This book is a comprehensive and practical guide to primary school placements. Written by experienced lecturers in Initial Teacher Education (ITE) from the University of Worcester, it is set in the context of the varying routes into teaching currently available in England. It is likely to appeal to trainee teachers and also perhaps would be useful for colleagues who are new to the mentoring role in schools.
The book has 11 chapters, each dealing with a topic related to primary school placements. Each chapter is clearly structured and starts with a flow chart, which outlines the content of the following text. Every chapter is linked to the specific English Teachers’ Standards (2012) covered and uses a mixture of helpful information, case studies and critical questions to support trainees’ understanding. Further suggestions for reading are also offered as well as a useful ‘frequently asked questions’ page and glossary at the end of the book.
Chapters in the book cover all the essential areas the trainee will need to focus on, including behaviour management, professional attributes, employability and placement practicalities. The first chapter, on reflection throughout practice, is an excellent starting point. It discusses the importance of reflection as a vital tool in informing trainee (and teacher) practice and outlines various models that can be used to support this. All the topics are covered in clear and accessible language.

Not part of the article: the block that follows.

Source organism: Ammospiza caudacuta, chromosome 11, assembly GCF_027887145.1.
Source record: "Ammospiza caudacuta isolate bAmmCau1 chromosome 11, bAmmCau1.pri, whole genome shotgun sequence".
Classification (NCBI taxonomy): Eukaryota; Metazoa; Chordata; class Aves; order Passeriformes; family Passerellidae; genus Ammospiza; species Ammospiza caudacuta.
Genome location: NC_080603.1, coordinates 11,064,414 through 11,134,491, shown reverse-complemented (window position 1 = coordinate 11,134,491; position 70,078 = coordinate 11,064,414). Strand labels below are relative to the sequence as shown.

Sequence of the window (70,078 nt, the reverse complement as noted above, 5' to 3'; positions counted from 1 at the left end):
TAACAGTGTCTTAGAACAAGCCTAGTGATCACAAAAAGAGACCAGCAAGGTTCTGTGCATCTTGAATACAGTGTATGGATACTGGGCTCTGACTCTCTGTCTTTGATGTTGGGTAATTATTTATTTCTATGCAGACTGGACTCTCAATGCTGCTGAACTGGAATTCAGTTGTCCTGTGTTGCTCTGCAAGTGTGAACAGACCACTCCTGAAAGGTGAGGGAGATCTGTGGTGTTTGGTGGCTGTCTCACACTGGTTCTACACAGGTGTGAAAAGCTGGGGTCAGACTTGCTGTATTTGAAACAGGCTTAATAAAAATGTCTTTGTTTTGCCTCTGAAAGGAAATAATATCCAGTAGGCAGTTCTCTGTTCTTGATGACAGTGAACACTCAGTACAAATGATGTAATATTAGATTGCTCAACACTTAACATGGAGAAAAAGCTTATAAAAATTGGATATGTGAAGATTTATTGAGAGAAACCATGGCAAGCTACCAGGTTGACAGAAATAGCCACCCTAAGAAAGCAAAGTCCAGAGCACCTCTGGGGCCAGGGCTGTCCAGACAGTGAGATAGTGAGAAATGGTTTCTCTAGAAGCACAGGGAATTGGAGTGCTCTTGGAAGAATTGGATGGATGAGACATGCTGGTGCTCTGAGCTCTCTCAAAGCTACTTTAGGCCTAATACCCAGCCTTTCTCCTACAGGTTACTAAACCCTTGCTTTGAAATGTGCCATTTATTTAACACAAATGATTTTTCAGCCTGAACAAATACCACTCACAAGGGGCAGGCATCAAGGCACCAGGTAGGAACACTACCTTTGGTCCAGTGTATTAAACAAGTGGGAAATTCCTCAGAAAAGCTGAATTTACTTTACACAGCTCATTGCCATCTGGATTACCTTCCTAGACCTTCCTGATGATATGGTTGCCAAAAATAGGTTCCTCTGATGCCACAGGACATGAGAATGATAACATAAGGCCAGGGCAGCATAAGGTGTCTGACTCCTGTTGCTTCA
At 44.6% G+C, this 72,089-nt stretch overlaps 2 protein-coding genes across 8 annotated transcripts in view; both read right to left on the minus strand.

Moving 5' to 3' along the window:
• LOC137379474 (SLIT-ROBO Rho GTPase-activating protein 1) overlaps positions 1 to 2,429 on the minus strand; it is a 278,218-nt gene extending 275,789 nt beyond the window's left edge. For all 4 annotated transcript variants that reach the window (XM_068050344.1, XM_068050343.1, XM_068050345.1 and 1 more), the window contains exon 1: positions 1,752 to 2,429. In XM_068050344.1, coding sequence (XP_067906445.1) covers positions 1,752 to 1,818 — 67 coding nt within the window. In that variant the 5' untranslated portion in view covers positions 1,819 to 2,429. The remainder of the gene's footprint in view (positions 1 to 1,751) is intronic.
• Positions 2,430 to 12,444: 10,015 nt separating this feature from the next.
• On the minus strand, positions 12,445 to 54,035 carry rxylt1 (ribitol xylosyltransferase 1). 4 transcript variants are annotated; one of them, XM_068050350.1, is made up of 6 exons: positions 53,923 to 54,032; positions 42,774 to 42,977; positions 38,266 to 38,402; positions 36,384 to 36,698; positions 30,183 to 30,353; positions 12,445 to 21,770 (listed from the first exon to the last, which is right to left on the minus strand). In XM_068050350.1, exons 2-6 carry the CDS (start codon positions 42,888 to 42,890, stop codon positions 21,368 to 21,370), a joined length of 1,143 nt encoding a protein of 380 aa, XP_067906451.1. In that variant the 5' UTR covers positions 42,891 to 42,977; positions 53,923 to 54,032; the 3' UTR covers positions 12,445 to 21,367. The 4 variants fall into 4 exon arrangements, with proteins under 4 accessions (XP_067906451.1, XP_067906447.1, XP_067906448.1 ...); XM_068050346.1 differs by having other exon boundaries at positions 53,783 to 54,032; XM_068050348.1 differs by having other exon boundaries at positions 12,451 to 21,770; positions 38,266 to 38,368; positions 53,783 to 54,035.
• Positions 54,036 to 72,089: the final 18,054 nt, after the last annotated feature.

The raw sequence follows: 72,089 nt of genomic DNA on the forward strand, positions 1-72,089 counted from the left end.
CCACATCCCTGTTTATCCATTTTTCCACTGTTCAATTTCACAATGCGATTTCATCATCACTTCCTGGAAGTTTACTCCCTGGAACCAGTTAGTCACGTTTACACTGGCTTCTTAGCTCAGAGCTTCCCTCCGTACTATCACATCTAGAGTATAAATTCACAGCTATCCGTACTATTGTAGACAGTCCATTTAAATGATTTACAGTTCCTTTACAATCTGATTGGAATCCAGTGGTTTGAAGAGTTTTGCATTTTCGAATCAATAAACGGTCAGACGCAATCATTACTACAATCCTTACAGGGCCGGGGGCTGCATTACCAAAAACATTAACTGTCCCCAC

Planning and assessment, teaching of the core curriculum and teaching inclusively are also covered in depth. However, with the introduction of the new national curriculum in 2014 and the new special educational needs (SEN) code of practice (2015) there is a need for these chapters (6, 7 and 8) to be rewritten and updated. ‘Stepping stones’ (p. 76) are referred to as part of the EYFS (early years foundation stage) curriculum despite this terminology being dropped some time ago and superseded by ‘development matters’ in 2012. I also felt that some of the language and information in the ‘Teaching inclusively’ chapter needed updating and tweaking. For example, when discussing children for whom English is an additional language (EAL) we need to ensure that trainees do not think of them as having a special educational need. On p. 112 a critical question relating to the case study talks about a child’s difficulties with language when in fact the issue he has as a learner, who is new to English, is a lack of English vocabulary, not a problem with language itself. Equally, the guidance about seeking advice from a SENCo as opposed to the inclusion manager in this situation may be misleading.
That notwithstanding I thought this was an incredibly useful book, which I feel would be very helpful for trainee teachers whatever their route and one that I (especially when it is updated) will be recommending they find in the library.
Reviewed by Rose White, University of East London
Review by (Rose White) (2015) ‘Primary school Placement: a critical guide to outstanding teaching’ Research in Teacher Education, Vol 5 (No.No.2), 47–50. Available at: www.uel.ac.uk/Schools/Cass/Research/Research in Teacher Education/Volume 5 No 2 November 2015